The media column: The lobby system poisons political journalism

The most exclusive and strangest club in Britain has long been the gathering together – in a tower in Westminster – of the parliamentary lobby correspondents of Britain. Last week, that club, though not quite disbanded, was damaged by the Government's decision to end the morning briefings that its members – and its members alone – could have with the Prime Minister's spokesperson every weekday of the parliamentary year.

The most exclusive and strangest club in Britain has long been the gathering together – in a tower in Westminster – of the parliamentary lobby correspondents of Britain. Last week, that club, though not quite disbanded, was damaged by the Government's decision to end the morning briefings that its members – and its members alone – could have with the Prime Minister's spokesperson every weekday of the parliamentary year.

In 1990, I became the BBC's Head of News at Westminster, and nominally took charge of the political correspondents who worked for the radio and television bulletins. There were more than a dozen of them, and the politics of their competing careers made Mo Mowlam's complaints of backbiting within government look mild and oversensitive. They all wanted to be on television not radio (which, in some cases, was asking a lot of the viewers), and they all wanted to be on the evening news and not BBC Breakfast.

What, however, held them together in the face of the outside world and gave them status in the eyes of their producers or among the orcish ranks of regional or policy reporters (from whom they had originally risen) was their membership of the lobby. This entitled them to go where others might not, to the twice daily briefings and (hence the name) into the member's lobby, where they could accost or be accosted by MPs. It was and is their badge of arrival.

Up in the tower, where the political journalists live and work in conditions largely unchanged since Edward the Confessor's day (except there is no money to put straw down on the floors), the select vote for a chair of the lobby and attend lobby functions. In my time, the administrator of the lobby was a fierce woman, right out of Dickens's Circumlocution Office, who was renowned for her bureaucratic caprice.

This was in the very late Thatcher and early Major period, and the entire arrangement struck me then (and strikes me still) as being corrupt. Defenders of the lobby (mostly political editors who have been around too long) argue that the lobby system, with its band of élite journos sticking spikes into Alastair Campbell, exhibits a "bloody-minded persistence" and a "refusal to be fobbed off". And sometimes – very occasionally – this is true. But more usually, they display a "rush to story", in which they create between them an orthodoxy about a story – which then becomes impossible to dislodge.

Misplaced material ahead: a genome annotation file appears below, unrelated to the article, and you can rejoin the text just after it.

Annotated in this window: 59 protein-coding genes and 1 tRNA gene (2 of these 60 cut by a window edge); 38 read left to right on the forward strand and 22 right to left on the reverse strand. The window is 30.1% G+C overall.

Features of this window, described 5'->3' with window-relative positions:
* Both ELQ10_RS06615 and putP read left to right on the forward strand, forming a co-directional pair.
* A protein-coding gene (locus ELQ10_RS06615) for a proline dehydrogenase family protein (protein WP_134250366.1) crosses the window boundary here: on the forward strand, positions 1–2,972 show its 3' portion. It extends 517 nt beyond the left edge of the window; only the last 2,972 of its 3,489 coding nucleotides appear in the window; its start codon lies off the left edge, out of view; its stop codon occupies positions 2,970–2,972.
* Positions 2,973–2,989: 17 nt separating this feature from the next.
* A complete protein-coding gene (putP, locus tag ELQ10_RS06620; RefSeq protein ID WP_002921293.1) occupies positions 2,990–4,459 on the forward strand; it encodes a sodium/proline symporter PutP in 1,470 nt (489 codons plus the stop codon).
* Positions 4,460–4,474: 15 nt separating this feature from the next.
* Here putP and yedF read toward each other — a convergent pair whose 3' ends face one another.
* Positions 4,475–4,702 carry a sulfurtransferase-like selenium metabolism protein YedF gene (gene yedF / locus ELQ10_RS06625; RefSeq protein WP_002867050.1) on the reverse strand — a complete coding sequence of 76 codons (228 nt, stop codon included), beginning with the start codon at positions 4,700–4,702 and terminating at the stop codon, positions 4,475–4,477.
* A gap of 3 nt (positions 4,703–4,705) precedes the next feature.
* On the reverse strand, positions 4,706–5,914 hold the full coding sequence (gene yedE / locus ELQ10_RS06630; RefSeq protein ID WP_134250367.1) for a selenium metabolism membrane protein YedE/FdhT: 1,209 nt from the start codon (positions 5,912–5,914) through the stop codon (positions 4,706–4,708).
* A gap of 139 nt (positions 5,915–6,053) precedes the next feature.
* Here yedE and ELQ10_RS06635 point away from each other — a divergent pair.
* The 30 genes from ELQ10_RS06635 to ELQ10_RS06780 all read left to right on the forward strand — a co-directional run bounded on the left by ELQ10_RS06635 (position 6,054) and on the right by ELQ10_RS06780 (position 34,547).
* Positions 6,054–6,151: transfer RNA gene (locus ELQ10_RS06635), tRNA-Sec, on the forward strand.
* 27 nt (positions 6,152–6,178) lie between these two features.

This stifling of stories was one factor that led The Independent and one or two other newspapers in the late Eighties to boycott the lobby. Another factor was the famous "lobby terms" in which reportage had to be couched. Under lobby terms, you could quote the words, but you could not reveal the source. This is different from "off the record", when, effectively, there has been no conversation at all. So we had "sources close to...".

"Lobby terms" are nothing more than a conspiracy against the citizen, who cannot tell who is speaking and therefore how to evaluate a story – other than to accept it at the journalist's own evaluation. So the hack gets his or her story, the editor fills the page, the anonymous politician gets the point over (often in exaggerated form) at no cost to him or herself. And only the reader has no idea of what to make of it.

This cowardly anonymity, effectively banned by American newspapers, has poisoned our political journalism. For example, I still do not know who is supposed to have briefed against Mo Mowlam and why, and I simply cannot judge whether she is a woman wronged, or a woman deluded. But even worse, it has leeched into all of our other journalism, too. If, for example, Ulrika Jonsson or her agent want to say something about Sven Goran Eriksson, and want their exact words to be used, then they should have the courage to be named, or they should stay silent.

So, by all means let's kill the lobby, but let's also kill their bloody terms.

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